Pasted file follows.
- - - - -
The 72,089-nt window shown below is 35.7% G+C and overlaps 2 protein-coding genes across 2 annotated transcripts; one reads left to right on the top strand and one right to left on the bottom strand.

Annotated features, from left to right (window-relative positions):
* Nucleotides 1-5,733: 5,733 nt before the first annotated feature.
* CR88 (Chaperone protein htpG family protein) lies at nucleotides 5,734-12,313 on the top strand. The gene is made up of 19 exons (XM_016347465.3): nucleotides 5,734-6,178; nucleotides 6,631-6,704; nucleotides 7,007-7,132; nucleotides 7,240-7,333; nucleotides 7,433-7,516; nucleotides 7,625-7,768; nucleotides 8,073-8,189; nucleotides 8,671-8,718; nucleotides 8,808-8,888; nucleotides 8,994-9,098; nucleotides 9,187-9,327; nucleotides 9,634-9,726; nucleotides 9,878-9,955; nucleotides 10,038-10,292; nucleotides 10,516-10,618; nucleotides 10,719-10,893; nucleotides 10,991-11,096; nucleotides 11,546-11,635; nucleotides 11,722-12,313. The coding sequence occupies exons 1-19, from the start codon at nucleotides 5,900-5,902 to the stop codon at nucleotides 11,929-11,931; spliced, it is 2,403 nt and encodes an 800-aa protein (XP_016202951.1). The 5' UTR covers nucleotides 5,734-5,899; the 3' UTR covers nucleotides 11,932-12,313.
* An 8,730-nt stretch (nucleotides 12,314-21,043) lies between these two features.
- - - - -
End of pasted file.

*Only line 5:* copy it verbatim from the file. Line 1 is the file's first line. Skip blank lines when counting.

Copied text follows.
* An 8,730-nt stretch (nucleotides 12,314-21,043) lies between these two features.